Tuesday, February 10, 2015

Quaker Alphabet Blog 2015 - C for Annie Elizabeth Clark

Annie Clark was born in 1844, fifth of the twelve children of James and Eleanor Clark of Street, Somerset. Annie's father was one of the founders of the firm C & J Clark and it was his idea to make slippers out of the offcuts left from the sheepskin rugs which were the original goods made by the firm. These proved so popular that the business switched to producing them and later other types of shoe.
The Clark family dressed in 'free-labour' cotton in 1858. James and Eleanor (1st and 3rd from left), Annie (8th from left).

Annie was educated privately at a girl's school in Bath and then lived at home, taking her full share in the work and duties necessary to her large family circle. Her mother was active in good causes, supporting the Abolition movement by selling and dressing her family in 'free-labour' cotton, produced by freed slaves. Annie did social service among the girls employed in the family factory, worked for the Bible Society and espoused the cause of temperance. From the mid 1860s she was an ardent supporter of Womens Suffrage, although in common with most Quaker women of her time she was a suffragist rather than a suffragette, seeking to advance the cause through argument rather than through confrontation.

It was not until Annie was in her late twenties that she began to study for a university entrance examination with a view to taking up a medical career. At that time no hospital or medical school in England would admit women as students. There was however an open door in Scotland at Edinburgh and Annie Clark was one of the small band of women students who entered. Their only possible route to qualification was by way of the licentiate examination of the Society of Apothecaries.

Sophia Jex-Blake
Suddenly, in 1874, the hospital authorities changed their policy, deciding that women should no longer be permitted to share in the teaching, and at the end of that year they were obliged to leave. Sophia Jex-Blake, who had been a pioneer at Edinburgh in 1869, organised the Women's School of Medicine in London and Annie Clark went there. It was, however, still impossible for a woman to obtain a medical degree from any British university, so Annie was compelled to turn to Europe and to pursue her studies in a foreign language. She selected the University of Berne, which was German speaking, and after a two-year course she took her MD in 1877.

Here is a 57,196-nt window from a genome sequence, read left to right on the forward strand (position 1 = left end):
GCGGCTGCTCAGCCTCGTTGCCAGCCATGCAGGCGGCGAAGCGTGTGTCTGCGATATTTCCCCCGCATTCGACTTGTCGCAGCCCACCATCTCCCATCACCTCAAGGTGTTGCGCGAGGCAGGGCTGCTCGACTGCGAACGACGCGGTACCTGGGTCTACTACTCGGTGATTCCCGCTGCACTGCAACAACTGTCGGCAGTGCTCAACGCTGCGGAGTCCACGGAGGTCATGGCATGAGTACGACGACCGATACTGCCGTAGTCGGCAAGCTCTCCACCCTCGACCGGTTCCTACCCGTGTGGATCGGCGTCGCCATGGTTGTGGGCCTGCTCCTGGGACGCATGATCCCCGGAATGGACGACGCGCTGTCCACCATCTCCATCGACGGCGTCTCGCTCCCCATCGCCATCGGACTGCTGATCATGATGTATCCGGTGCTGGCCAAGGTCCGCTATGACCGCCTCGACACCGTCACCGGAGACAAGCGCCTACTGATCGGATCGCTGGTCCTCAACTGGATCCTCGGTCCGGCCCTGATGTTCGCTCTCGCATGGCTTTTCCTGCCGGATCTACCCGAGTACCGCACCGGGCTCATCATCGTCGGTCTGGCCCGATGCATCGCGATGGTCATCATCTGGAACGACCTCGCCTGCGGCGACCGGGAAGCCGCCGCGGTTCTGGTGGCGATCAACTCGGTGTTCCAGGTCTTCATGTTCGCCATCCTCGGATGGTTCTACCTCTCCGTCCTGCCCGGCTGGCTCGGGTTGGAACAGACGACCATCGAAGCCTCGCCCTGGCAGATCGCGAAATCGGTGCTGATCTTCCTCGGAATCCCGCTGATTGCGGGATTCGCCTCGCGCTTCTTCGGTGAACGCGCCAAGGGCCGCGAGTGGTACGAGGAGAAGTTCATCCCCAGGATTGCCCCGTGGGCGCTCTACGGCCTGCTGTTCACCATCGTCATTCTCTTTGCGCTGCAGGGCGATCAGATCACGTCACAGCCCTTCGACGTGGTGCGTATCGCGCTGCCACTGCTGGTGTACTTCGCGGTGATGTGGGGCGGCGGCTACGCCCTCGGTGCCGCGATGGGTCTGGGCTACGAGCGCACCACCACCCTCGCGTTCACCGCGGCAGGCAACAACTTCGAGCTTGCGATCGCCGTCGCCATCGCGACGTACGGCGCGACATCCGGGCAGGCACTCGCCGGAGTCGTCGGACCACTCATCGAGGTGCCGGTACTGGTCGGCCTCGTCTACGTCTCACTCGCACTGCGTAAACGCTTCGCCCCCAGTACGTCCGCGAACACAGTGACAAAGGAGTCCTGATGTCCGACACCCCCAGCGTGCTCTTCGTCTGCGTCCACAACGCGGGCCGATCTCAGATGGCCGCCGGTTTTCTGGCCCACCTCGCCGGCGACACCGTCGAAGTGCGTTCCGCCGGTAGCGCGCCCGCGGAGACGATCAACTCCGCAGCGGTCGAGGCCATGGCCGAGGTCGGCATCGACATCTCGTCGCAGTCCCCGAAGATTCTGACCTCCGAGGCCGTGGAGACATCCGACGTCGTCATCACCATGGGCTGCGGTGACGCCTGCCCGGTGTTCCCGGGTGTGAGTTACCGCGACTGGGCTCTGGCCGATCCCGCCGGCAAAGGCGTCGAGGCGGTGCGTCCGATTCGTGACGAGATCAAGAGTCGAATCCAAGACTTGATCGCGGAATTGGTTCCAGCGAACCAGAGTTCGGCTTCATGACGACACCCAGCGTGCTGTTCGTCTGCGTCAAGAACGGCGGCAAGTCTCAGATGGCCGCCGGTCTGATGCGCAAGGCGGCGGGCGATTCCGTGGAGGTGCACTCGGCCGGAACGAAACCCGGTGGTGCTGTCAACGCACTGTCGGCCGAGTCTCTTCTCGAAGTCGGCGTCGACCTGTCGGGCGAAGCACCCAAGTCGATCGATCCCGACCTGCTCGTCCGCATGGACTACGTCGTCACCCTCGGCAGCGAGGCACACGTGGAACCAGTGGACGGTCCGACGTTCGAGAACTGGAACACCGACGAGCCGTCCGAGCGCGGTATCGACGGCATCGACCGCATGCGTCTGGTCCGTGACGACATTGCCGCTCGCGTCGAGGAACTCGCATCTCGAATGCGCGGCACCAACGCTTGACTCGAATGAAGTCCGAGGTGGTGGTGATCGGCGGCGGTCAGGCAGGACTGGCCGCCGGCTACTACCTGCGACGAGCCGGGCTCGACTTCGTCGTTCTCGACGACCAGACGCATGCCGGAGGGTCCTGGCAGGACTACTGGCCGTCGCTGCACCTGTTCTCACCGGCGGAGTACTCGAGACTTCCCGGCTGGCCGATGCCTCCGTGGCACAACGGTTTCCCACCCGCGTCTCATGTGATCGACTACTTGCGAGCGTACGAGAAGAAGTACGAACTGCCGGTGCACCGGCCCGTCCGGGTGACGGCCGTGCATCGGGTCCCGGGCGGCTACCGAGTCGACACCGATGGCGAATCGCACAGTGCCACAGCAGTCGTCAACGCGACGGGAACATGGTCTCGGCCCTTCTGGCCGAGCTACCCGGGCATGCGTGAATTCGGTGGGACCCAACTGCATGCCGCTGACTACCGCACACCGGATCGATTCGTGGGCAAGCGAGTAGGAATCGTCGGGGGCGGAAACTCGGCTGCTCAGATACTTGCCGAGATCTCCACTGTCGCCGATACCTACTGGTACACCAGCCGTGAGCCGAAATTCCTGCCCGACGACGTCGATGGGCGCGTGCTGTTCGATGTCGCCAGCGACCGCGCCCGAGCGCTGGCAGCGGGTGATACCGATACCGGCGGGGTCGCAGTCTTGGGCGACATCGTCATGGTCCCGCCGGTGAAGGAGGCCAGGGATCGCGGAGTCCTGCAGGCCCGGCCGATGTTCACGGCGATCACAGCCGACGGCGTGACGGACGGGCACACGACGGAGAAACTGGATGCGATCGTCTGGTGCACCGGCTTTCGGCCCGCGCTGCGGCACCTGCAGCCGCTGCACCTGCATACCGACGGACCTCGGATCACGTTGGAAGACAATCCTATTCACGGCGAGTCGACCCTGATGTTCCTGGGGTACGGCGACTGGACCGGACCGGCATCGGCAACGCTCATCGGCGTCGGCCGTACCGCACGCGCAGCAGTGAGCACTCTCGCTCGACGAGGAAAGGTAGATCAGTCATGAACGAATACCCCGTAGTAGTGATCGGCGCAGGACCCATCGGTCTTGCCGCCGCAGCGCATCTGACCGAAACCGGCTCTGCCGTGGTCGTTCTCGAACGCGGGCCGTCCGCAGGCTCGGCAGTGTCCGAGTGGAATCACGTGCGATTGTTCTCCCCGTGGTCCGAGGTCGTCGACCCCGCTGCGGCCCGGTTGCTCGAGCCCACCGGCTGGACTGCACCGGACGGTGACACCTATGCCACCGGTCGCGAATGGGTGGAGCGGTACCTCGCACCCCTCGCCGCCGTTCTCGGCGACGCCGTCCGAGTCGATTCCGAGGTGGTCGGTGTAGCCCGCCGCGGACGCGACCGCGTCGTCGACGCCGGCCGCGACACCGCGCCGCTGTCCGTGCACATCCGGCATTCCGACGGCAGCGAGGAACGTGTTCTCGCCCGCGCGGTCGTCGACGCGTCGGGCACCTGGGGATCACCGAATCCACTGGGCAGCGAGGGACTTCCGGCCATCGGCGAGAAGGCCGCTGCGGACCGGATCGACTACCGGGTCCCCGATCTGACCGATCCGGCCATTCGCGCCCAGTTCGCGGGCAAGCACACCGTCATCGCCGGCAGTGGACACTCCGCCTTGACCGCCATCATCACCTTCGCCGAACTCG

It was still impossible for her to practice in the British Isles but just then Dublin adopted a more liberal view and she and twelve other women took the membership examination of the Royal College of Physicians of Ireland. Annie then spent some time in postgraduate work in Paris, Vienna and America before returning to England in 1878 to take up an appointment as house surgeon at the Birmingham and Midland Hospital for Women which had just moved to extended premises in Yardley. She remained associated with this hospital and with the Children's Hospital for the rest of her working life. She also built up a large private practice, gaining to a special degree the friendship and regard of  a wide circle of patients, to whom she was affectionately known as 'Dr Annie'.

Hilda Clark
The causes she had worked for when she was young remained important to her throughout her life. Annie Clark was convinced that the scientific truth about alcohol showed that its use as a drug was harmful. She recognised it as a depressant which lessened the chance of recovery in dangerous illness and so, in defiance of much criticism, she refused to order alcoholic treatment, a pioneering stance at the time. She also continued to support the suffragist movement in different ways and encouraged younger women, including Hilda Clark, her niece, and Maida Sturge, her cousin, to follow her into the medical profession.

Quakerism was always an important part of Annie's life. She was described as 'an earnest Friend, laying stress on the value of regular attendance at meetings for worship and discipline. Except in cases of urgent necessity she never saw her patients until the hour of worship was over'.

Maida Sturge
Annie Clark was nearly seventy years old when she retired in 1913. For many years travelling was one of her greatest pleasures and she made frequent journeys to Switzerland and the Tyrol. In 1920 her cousin Maida Sturge had set up a Birmingham Children's Home in the healthy air of the Tyrol and it is possible that Annie Clark took as much of an interest in that as she did in the rarer alpine flowers that were always an absorbing delight to her. She died in 1924 in her eightieth year.

Thursday, January 29, 2015

Quaker Alphabet Blog 2015 - B for William Charles Braithwaite

W.C. Braithwaite
William Charles Braithwaite was born in Camden, London on 23 December 1862, eighth of the nine children of Joseph Bevan Braithwaite and Martha Gillett. He was a pretty child, 'very fair, with a captivating smile, his golden hair arranged in one long curl on the top of his head', and was doted on by his older sisters. He showed an early love of books and learned to read when he was three.